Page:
Professor Sandy Black
Professor of Fashion & Textile Design and Technology
London College of Fashion
BiographyProfessor Sandy Black has extensive experience in both the fashion industry and academia. As designer and director of the Sandy Black Knitwear label, she sold inventive fashion knitwear to prestigious stores internationally, and developed the successful Sandy Black Original Knitting yarns and pattern kits. Sandy then entered higher education and directed undergraduate and postgraduate fashion and textiles programmes, first at University of Brighton then London College of Fashion, where she developed the innovative multi-disciplinary MA programme in Fashion Studies. She was the programmes first director until 2005, then focused on fashion research, starting the pioneering Interrogating Fashion inter-disciplinary research cluster. Sandy has conducted academic review for many institutions and for public bodies; in 2014 she was an assessment panel member for Art and Design: History, Theory, Practice in the UK Research Excellence Framework, and in 2016 a member of a the Creative Arts Panel for a the research assessment exercise for the New Zealand Tertiary Education Council..
Sandy publishes widely on fashion, textiles and knitwear design and their intersection with technology and sustainability. Her books include the co-edited volume The Handbook of Fashion Studies (Bloomsbury 2013 h/b, 2017 p/b); the internationally acclaimed The Sustainable Fashion Handbook (Thames and Hudson 2012, London and New York); the comprehensive historical monograph Knitting: Fashion, Industry, Craft (V&A Publishing 2012), based on extensive archival and contemporary research; and one of the pioneer texts on sustainable fashion Eco Chic: the Fashion Paradox (Black Dog Publishing 2008, 2nd ed. 2011 ). Sandy founded and co-edits the academic journal Fashion Practice: Design, Creative Process and the Fashion Industry (Routledge), published since 2009, giving a voice to the practitioner and integrating research, design practice and enterprise in fashion.
Sandy’s research focus is inter-disciplinary design-led research, within the context of sustainability. She develops projects that integrate old and new technologies and seeks new approaches to the design and creation of fashion-related products through the relationship between craft practices and advanced technology.
A key concept underpinning this research is the notion of Considerate Design, developed from the Interrogating Fashion Research Cluster in 2005: responsible design that takes into account the wider environmental, ethical, and social impact of products together with life cycle thinking, and the needs of individual users.
New contexts, new business models and increasing awareness of compelling environmental and social issues are stimulating new paradigms for fashion. As principal investigator of two EPSRC/AHRC funded projects, Interrogating Fashion and Considerate Design, both part of the inter-disciplinary research initiative ‘Designing for the 21st Century’, Sandy brought together fashion and textile designers, academics in engineering design, computing and material science, artists and researchers to discuss future ideas and changing paradigms for fashion in the 21st century. Following on from the Interrogating Fashion research cluster, Sandy led the inter-disciplinary Considerate Design project to assist designers in developing sustainable fashion products to ultimately reduce fashion consumption but increase consumer delight through personalisation enabled by technology and craft.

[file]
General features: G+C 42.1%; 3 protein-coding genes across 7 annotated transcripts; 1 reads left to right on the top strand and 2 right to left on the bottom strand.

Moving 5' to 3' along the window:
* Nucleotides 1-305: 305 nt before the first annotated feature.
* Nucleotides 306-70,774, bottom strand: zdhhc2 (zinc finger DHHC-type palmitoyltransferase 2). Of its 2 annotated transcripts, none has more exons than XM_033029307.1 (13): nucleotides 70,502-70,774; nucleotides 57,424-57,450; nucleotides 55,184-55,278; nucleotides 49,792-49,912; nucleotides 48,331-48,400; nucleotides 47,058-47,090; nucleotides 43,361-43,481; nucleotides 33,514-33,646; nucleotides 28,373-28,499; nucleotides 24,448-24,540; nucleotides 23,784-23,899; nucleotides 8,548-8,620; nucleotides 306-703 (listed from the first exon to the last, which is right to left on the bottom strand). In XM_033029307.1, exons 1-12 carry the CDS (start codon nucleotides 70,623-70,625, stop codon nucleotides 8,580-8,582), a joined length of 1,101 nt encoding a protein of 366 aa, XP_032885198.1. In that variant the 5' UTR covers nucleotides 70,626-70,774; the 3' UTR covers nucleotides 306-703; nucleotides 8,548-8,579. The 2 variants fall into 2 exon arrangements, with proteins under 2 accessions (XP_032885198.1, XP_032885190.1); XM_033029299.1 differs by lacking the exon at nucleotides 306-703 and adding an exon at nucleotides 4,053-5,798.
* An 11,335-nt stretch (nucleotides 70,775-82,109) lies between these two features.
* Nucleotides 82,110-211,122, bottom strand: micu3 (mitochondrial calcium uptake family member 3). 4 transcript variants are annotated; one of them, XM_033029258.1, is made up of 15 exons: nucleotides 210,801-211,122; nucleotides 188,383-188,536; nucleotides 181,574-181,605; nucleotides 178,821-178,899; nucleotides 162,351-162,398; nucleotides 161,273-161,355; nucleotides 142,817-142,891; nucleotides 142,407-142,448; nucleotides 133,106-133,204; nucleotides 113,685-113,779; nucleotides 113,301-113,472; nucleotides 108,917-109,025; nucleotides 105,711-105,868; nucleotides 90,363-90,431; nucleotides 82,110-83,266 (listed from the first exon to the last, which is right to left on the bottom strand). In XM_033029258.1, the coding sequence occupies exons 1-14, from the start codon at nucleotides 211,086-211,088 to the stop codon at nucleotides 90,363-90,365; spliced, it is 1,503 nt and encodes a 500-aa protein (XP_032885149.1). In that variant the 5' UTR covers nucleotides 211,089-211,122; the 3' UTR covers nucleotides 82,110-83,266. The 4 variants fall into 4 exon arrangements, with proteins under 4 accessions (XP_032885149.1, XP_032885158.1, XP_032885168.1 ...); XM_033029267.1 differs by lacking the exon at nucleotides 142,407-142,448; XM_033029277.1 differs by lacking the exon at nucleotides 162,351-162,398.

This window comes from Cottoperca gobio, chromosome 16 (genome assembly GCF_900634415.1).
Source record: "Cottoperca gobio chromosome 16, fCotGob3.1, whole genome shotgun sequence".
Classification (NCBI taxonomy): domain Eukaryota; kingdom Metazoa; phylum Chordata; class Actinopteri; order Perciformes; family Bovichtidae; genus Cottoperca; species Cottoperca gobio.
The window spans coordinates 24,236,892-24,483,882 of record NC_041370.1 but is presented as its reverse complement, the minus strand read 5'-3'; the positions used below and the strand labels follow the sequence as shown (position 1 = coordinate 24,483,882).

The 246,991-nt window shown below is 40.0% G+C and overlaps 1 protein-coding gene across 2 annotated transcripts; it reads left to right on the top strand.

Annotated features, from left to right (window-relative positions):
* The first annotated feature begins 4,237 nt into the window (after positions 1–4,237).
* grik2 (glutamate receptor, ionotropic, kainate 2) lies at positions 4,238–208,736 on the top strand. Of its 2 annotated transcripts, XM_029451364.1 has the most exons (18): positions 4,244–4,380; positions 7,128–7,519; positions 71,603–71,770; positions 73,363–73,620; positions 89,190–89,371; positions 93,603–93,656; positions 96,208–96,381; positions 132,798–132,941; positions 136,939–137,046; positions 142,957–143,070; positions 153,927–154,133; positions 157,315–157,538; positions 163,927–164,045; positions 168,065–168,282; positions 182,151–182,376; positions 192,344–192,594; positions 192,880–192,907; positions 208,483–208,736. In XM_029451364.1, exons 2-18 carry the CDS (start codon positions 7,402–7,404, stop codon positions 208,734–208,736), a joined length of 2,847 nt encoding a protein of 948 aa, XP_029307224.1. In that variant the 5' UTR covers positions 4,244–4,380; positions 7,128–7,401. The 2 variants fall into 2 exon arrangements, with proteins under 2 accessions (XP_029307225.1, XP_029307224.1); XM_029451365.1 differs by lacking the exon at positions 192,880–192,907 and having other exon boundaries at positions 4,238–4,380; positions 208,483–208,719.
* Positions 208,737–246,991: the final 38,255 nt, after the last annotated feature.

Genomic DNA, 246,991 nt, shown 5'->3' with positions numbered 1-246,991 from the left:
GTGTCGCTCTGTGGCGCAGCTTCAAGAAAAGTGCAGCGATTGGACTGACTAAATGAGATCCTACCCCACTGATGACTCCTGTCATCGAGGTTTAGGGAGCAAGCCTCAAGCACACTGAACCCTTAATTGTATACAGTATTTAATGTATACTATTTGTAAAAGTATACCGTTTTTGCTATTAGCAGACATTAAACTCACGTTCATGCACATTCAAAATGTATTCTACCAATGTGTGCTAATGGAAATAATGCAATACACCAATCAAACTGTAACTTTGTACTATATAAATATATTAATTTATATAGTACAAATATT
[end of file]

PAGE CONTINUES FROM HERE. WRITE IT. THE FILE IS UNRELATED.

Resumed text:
Recent research projects focus on the role of design and new business models in addressing sustainability issues in the fashion and textile sectors towards a more sustainable prosperity. Currently she is PI of the AHRC funded project Rethinking Fashion Design Entrepreneurship: Fostering Sustainable Practices, based in the Centre for Sustainable Fashion, in collaboration with Middlesex University and the Open University. This project focuses on design-led micro and small fashion businesses. Previous projects include the cross-UAL FIREup project, funded by the AHRC, a collaborative knowledge exchange project researching ways to connect academic research with the designer fashion sector to enhance innovation and help build sustainable businesses; and the Research Councils UK funded project What’s Digital about Fashion Design?
Through her numerous PhD graduates, Sandy has helped establish design-led research in fashion practice, integrating innovative practice and design-led methodologies with theoretical frameworks, in order to develop hybrid design researchers who can lead new thinking in a space that spans both practice and theory.
Sandy’s personal research continues in knitwear, utilising the potential of advanced technology for three-dimensional structures. Drawing on her background in both knitwear design and mathematics, her research explores new forms in the realisation of knitwear, using advanced technologies and design based on mathematical concepts of topology.